As we begin the period of The Three Weeks, the “Why me?” question is not just a question that is asked by many on a personal scale. It is asked by many on a national level, as well. “Why us?” Why do we, the Jewish Nation, need to go through so many difficulties, hardships, programs, exiles, genocide? Aren’t we “The Chosen Nation”?
We cannot justify asking “Why me?”, only when things go wrong. We must ask it when things go right, as well. We must look at the world, knowing that difficulties have in them something amazing. Something that we can grow from. Here is yet another amazing Chidush in Dikduk. כל המתאבל על ירושלים זוכה ורואה בשמחתה Anyone who mourns over Yerushalayim … Merits and sees its happiness. (Taanit 30b) Why is this said in the present tense? Why does it not say, …Will merit and see, in the future tense?
Any generation in which the Beit Hamikdash is not built, it is considered [as if] it was destroyed in its day. )Yerushalmi Yoma 1;1) Mourning over Jerusalem is mourning over what we could have been, and were not. If only we could be more. More kind. More loving. More forgiving. More accepting. More humble. More believing. More fiery in our prayers. This is what the Talmud is telling us. If you mourn over what you could have been, and not what you lack, then you will find happiness, in the present. And this is what purifies us. Like the word זוכה, merits, which also connotes, זך, pure. Mourning over what we could have been is what polishes our souls, in the present.
Problems and issues are not permanent. It is only our negative thinking that, unfortunately, sometimes stays permanent. Sometimes, people ask, “Why did I have to receive this difficult child? Why Me?” Dan’s son, Chushim, was his only child. A deaf child. Binyamin, on the other hand, had 10 children. When the Torah takes a consensus of these two tribes, years later in the desert, G-d makes a point of placing the two extreme numbers one next to the other. Binyamin had the least of all the tribes, 35,400, while Dan had second to the most, after only Yehuda, 62,700.
All the negative Ps are rooted in Shiflut, the feeling of worthlessness. All this negativity is the Avodah Zarah of Pe’or. Pe’or was an idol that was worshiped by degrading it. This idol must be so powerful, for no matter how much you belittle it, it does not respond!!! The power of belittlement, the belief that you are worthless, is the sin of the idol of Pe’or. How low can you go? How far can you believe in your worthlessness, and still stay sane? The very opposite of Judaism!!! Judaism tells us that you can never begin to imagine how much G-d appreciates every Amen that you say. Every Amen, Yehe Sheme Rabba. Every word of Torah. Every blessing, each kindness, every feeling of appreciation that you have, every time that you stand strong in your values. Judaism believes that you are really, “one in a million”.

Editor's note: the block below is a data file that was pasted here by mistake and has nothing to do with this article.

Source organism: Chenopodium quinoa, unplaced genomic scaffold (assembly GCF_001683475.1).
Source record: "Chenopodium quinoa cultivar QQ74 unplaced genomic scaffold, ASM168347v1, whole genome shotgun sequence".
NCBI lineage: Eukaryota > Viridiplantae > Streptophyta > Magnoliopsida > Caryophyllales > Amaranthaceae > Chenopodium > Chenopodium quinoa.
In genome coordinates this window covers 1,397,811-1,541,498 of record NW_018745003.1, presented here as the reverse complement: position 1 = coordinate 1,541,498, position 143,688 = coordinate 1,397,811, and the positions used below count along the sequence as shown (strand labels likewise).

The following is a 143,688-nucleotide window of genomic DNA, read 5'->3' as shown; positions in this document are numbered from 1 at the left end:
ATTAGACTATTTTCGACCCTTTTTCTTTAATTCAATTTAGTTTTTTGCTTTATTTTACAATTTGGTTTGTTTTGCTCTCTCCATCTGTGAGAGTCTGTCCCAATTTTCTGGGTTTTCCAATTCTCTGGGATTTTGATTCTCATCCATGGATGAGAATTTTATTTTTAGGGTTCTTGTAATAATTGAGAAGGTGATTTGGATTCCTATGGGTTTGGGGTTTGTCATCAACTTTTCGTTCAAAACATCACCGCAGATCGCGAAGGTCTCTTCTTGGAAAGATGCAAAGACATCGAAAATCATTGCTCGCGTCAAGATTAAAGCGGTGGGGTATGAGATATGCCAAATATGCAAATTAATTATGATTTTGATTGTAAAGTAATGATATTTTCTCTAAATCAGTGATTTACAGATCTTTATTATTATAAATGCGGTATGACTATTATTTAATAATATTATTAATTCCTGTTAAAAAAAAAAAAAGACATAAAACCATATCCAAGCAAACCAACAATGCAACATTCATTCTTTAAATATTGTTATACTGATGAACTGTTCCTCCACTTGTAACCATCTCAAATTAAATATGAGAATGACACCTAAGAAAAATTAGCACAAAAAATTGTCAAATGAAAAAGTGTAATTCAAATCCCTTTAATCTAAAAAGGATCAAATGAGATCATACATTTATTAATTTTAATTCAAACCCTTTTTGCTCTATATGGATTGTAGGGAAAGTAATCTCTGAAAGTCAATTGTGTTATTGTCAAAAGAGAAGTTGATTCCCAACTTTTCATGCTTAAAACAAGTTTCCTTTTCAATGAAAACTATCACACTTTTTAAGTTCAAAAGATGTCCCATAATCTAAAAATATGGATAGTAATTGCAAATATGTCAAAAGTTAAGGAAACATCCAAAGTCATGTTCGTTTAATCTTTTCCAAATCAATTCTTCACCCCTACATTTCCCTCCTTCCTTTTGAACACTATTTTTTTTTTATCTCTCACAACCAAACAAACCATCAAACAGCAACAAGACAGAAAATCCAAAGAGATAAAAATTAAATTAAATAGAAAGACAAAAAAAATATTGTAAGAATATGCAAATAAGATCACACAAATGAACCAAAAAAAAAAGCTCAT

So how does one switch from being a negative person to a positive person? Here are the Selfie Steps, the practical self-help steps one can take to make the perspective switch, in your relationship with G-d, and your relationship with others.
- Know your worth. Meditate on how you cannot even fathom how important you are to G-d and how much He loves you. Ask the “Why Me?” question when things are going right in life, when you notice that you are actually blessed.
- In your interpersonal relationships, when confronted negatively, make believe that you are in the customer service department.
A: Don’t take it personally: Understand that most angry customers are not angry with you, but rather with the situation in which they currently find themselves. It’s not about you; it’s about them and what they are dealing with.
B: Let them “vent”. Sometimes, people just need to be heard.
- In our relationship with G-d, instead of taking difficulties personally, have patience. Don’t jump to conclusions. Look at the difficulty as part of a much greater script.
- Fill your calendar. Do not let the problems/ confrontations/ issues of life take a disproportionate amount of your time.